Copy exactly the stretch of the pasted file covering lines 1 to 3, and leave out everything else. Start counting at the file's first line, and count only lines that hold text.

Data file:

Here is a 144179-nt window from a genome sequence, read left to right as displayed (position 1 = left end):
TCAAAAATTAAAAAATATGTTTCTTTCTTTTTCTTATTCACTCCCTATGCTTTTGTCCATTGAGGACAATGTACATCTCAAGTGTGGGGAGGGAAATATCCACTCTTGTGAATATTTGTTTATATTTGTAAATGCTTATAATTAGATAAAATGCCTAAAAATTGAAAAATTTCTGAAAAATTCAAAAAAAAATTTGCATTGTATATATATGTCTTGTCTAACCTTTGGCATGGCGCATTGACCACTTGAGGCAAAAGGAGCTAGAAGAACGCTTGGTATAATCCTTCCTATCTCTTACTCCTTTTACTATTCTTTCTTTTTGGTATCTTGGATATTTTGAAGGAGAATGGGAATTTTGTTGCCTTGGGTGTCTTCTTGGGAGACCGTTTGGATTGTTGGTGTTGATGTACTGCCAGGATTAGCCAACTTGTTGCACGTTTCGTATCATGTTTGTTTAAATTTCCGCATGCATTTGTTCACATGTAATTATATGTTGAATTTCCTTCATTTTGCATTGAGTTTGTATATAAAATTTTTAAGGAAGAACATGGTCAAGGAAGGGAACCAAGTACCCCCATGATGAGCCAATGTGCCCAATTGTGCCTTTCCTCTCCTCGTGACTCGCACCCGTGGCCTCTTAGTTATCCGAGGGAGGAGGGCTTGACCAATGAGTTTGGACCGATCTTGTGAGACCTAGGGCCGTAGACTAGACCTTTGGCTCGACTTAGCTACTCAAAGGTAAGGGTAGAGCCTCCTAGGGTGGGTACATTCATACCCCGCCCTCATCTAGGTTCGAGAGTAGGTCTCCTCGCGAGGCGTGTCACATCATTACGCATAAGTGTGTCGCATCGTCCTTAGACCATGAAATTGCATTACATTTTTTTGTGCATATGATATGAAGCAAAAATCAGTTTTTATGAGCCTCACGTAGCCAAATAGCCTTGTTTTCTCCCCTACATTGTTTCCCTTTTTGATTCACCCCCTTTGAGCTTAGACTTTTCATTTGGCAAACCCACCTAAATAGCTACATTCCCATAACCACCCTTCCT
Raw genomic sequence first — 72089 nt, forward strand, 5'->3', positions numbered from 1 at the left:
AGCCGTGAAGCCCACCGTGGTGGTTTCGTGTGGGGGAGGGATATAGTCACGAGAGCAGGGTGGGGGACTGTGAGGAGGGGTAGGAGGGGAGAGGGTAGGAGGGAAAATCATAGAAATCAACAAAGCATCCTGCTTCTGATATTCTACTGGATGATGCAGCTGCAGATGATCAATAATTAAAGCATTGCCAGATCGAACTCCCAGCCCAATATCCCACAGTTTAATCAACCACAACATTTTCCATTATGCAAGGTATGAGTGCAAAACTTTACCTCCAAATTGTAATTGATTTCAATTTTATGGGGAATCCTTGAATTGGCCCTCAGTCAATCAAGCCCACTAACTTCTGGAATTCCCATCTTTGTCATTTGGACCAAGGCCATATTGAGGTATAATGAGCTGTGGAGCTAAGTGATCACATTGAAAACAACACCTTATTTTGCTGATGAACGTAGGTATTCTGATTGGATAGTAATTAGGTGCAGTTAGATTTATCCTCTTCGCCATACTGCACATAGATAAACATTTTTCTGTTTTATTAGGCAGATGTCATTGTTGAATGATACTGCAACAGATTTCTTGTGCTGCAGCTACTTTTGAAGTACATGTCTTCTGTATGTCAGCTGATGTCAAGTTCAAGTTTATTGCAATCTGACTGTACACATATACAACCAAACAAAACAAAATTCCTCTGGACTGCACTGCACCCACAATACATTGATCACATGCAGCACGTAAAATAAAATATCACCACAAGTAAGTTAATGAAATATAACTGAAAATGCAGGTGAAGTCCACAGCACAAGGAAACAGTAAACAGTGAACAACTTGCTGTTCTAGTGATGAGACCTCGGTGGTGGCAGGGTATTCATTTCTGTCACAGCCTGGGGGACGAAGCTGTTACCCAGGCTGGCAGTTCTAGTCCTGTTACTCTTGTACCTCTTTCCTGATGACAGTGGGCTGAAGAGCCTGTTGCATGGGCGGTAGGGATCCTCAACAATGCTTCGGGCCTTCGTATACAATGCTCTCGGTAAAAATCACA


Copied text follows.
Here is a 144179-nt window from a genome sequence, read left to right as displayed (position 1 = left end):
TCAAAAATTAAAAAATATGTTTCTTTCTTTTTCTTATTCACTCCCTATGCTTTTGTCCATTGAGGACAATGTACATCTCAAGTGTGGGGAGGGAAATATCCACTCTTGTGAATATTTGTTTATATTTGTAAATGCTTATAATTAGATAAAATGCCTAAAAATTGAAAAATTTCTGAAAAATTCAAAAAAAAATTTGCATTGTATATATATGTCTTGTCTAACCTTTGGCATGGCGCATTGACCACTTGAGGCAAAAGGAGCTAGAAGAACGCTTGGTATAATCCTTCCTATCTCTTACTCCTTTTACTATTCTTTCTTTTTGGTATCTTGGATATTTTGAAGGAGAATGGGAATTTTGTTGCCTTGGGTGTCTTCTTGGGAGACCGTTTGGATTGTTGGTGTTGATGTACTGCCAGGATTAGCCAACTTGTTGCACGTTTCGTATCATGTTTGTTTAAATTTCCGCATGCATTTGTTCACATGTAATTATATGTTGAATTTCCTTCATTTTGCATTGAGTTTGTATATAAAATTTTTAAGGAAGAACATGGTCAAGGAAGGGAACCAAGTACCCCCATGATGAGCCAATGTGCCCAATTGTGCCTTTCCTCTCCTCGTGACTCGCACCCGTGGCCTCTTAGTTATCCGAGGGAGGAGGGCTTGACCAATGAGTTTGGACCGATCTTGTGAGACCTAGGGCCGTAGACTAGACCTTTGGCTCGACTTAGCTACTCAAAGGTAAGGGTAGAGCCTCCTAGGGTGGGTACATTCATACCCCGCCCTCATCTAGGTTCGAGAGTAGGTCTCCTCGCGAGGCGTGTCACATCATTACGCATAAGTGTGTCGCATCGTCCTTAGACCATGAAATTGCATTACATTTTTTTGTGCATATGATATGAAGCAAAAATCAGTTTTTATGAGCCTCACGTAGCCAAATAGCCTTGTTTTCTCCCCTACATTGTTTCCCTTTTTGATTCACCCCCTTTGAGCTTAGACTTTTCATTTGGCAAACCCACCTAAATAGCTACATTCCCATAACCACCCTTCCT
Raw genomic sequence first — 72089 nt, forward strand, 5'->3', positions numbered from 1 at the left: